One of the mysteries of the English language finally explained.
A utensil with small holes through which boiled potatoes or other soft food can be pushed to form particles of a similar size to grains of rice.
- ‘Drain them and cool them right down before putting them through a ricer (if you don't have one, mash thoroughly and whip with whisk or fork).’
- ‘If you want to make the most awesome mashed potatoes in the universe, you need a potato ricer.’
- ‘Remove the potatoes and mash them with a potato masher or pass them through a mouli or ricer into a mixing bowl.’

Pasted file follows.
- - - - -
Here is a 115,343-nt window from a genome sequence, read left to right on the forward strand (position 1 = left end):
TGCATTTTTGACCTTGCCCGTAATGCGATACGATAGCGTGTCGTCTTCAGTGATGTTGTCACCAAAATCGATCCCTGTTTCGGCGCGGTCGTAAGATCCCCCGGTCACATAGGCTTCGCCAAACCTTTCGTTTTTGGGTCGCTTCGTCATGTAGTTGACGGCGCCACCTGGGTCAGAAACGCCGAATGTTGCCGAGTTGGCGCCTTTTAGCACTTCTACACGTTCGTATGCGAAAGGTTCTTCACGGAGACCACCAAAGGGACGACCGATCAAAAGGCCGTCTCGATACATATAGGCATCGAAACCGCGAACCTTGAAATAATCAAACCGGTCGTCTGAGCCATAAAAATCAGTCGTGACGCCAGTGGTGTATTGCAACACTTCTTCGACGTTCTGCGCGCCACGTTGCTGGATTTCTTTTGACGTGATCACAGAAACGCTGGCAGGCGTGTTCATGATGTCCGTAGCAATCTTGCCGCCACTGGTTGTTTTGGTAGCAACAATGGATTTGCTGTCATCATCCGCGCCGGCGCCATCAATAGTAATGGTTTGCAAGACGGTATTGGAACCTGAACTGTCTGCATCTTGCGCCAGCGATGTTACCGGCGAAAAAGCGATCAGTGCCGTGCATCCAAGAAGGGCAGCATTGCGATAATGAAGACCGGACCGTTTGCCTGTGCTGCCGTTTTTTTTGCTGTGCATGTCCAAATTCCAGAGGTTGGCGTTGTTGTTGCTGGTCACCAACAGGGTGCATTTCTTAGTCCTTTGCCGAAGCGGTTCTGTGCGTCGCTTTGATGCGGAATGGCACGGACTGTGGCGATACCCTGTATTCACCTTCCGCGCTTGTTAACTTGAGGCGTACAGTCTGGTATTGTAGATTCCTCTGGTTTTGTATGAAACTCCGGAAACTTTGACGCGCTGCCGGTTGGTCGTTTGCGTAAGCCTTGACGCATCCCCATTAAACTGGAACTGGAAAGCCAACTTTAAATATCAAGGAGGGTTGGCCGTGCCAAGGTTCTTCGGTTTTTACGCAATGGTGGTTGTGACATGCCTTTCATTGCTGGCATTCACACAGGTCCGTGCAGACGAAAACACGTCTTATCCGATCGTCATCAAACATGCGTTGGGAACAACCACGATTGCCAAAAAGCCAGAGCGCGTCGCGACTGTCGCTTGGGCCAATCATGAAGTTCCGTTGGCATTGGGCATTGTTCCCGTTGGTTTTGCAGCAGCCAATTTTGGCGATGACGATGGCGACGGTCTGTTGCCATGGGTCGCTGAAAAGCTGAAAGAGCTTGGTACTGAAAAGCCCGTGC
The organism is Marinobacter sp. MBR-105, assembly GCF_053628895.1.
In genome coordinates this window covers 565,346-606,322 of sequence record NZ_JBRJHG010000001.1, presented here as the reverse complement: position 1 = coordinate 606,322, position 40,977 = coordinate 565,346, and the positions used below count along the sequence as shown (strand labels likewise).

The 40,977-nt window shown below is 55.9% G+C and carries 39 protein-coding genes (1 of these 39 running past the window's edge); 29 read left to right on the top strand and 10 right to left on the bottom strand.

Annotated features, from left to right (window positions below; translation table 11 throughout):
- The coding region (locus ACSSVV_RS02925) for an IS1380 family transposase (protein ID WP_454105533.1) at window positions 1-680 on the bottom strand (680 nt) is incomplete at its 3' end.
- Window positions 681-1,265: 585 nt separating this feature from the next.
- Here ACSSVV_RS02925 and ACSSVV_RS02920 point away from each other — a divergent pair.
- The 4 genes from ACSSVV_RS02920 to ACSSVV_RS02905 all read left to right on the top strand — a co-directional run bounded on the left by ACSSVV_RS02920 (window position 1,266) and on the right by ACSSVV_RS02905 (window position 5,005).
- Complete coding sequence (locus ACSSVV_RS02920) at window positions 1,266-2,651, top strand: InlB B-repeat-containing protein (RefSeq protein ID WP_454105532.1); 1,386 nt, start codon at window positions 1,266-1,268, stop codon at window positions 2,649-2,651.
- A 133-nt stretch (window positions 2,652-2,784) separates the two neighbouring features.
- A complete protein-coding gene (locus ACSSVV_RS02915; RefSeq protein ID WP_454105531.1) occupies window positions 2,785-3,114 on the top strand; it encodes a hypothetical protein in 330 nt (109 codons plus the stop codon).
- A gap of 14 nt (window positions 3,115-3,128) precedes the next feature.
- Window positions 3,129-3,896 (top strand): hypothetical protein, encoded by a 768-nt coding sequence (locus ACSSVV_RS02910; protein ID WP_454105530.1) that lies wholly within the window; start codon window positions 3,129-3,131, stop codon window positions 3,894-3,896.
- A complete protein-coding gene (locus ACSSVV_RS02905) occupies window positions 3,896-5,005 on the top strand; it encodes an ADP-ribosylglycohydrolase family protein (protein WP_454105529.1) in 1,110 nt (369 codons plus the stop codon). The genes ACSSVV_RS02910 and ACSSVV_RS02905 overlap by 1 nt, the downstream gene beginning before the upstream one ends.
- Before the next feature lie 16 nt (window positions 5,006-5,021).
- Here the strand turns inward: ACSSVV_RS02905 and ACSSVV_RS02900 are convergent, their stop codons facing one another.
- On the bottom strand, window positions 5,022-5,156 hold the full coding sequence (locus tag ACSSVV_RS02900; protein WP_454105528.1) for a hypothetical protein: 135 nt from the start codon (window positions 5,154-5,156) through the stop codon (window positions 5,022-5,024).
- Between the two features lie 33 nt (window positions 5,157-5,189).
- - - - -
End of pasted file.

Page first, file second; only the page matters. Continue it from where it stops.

- ‘Put the potatoes through a potato ricer or mouli and leave to cool.’
- ‘Remove from heat and transfer potatoes to food mill or potato ricer.’
- ‘After all the pumpkin goo had been scraped into bowls, I ran some of it though a potato ricer to make it smooth for pie filling.’
- ‘For my US readers who haven't a clue why I'd be so excited about a potato ricer, we in the UK grew up with potato mashers - a sort of mini ski-pole thing with which you stamp the potato into submission.’
- ‘Pass peeled potatoes through a food mill or a potato ricer into bowl.’
- ‘But first you'll need to buy a potato ricer (from somewhere like Briscoes, or you may find them at your supermarket).’
- ‘Remove from heat and transfer potatoes to a food mill fitted with fine blade, or a potato ricer.’
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